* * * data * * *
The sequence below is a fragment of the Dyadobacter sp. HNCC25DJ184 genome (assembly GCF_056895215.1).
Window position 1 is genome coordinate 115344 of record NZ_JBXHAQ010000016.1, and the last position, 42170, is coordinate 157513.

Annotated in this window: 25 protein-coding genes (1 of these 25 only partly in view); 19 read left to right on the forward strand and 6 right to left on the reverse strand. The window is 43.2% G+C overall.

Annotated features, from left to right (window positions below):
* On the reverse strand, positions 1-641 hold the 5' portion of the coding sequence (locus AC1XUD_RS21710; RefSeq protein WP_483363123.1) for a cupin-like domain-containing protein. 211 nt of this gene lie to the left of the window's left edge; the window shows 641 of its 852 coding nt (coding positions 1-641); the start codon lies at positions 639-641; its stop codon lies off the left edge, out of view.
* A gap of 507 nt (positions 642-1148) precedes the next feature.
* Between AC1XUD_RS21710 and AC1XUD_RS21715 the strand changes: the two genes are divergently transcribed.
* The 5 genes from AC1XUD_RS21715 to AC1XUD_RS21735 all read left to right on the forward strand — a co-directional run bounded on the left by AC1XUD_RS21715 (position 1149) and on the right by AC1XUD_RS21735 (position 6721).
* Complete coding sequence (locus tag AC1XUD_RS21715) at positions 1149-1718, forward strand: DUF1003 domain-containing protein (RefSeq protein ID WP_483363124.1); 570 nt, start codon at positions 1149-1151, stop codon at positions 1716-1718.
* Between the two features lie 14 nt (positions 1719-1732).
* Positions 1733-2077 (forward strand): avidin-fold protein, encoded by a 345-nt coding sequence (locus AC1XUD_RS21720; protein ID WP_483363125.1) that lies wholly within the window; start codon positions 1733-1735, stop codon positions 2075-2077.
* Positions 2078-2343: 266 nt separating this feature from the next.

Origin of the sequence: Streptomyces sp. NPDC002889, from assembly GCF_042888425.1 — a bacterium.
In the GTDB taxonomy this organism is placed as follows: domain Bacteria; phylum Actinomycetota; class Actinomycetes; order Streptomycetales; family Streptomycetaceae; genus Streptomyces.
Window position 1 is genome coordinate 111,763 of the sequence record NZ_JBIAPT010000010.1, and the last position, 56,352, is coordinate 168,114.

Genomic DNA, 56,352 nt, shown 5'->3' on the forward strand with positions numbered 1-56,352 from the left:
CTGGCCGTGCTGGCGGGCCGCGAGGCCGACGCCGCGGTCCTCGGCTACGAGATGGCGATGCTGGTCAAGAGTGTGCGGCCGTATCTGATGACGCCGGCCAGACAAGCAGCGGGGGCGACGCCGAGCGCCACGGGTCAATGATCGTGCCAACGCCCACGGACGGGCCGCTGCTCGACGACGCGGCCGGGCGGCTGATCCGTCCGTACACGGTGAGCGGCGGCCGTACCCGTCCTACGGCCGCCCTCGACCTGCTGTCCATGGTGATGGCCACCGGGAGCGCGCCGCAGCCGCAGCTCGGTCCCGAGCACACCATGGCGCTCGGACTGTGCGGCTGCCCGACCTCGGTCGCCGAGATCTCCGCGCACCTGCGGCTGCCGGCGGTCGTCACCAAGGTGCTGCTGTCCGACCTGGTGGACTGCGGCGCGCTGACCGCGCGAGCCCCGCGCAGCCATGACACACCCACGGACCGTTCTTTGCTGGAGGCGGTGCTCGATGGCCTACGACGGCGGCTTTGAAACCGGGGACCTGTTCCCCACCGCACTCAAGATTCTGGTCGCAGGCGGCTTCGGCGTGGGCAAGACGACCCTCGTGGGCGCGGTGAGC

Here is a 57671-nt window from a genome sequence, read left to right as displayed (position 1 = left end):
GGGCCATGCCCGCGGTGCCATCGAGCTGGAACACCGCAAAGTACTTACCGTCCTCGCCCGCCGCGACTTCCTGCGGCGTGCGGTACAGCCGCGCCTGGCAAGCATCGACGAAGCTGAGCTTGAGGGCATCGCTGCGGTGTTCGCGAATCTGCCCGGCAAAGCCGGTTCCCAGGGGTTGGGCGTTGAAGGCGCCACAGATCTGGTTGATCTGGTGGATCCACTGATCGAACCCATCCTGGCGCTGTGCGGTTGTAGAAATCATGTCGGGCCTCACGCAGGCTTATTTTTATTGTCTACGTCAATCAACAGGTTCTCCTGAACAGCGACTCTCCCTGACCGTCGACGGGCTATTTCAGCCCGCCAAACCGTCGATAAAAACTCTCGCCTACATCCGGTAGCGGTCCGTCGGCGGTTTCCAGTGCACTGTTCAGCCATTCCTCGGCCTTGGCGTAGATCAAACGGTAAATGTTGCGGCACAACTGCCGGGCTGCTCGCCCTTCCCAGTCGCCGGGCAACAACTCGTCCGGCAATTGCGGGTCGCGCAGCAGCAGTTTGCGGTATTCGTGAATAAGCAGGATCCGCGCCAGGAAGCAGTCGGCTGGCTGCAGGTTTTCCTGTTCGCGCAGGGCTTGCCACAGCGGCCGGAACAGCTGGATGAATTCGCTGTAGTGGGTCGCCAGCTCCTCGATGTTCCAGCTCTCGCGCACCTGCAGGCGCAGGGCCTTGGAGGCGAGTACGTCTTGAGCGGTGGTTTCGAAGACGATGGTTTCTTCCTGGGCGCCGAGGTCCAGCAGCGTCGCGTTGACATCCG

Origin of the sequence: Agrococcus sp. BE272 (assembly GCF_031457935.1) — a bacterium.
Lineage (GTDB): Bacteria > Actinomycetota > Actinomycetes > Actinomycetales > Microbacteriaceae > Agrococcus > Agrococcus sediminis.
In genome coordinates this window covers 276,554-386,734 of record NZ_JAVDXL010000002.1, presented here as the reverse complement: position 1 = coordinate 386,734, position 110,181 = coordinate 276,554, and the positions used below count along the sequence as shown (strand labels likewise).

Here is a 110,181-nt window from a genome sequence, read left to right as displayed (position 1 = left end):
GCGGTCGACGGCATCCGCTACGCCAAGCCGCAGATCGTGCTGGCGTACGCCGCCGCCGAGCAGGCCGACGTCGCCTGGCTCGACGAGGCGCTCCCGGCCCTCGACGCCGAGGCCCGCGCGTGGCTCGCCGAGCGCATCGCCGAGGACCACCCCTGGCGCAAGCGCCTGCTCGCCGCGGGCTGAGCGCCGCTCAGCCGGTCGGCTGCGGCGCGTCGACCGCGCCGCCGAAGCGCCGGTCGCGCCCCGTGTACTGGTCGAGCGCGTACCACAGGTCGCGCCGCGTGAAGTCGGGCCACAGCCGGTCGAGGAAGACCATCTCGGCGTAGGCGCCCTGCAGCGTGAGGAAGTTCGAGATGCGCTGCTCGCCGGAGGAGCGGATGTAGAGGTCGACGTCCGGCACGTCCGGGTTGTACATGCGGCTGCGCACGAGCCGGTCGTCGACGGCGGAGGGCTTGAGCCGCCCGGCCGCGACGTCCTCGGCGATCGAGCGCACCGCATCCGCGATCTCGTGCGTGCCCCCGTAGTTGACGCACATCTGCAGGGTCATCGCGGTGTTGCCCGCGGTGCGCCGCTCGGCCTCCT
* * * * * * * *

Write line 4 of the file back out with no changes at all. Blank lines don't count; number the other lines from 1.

Annotated features, from left to right (window positions below):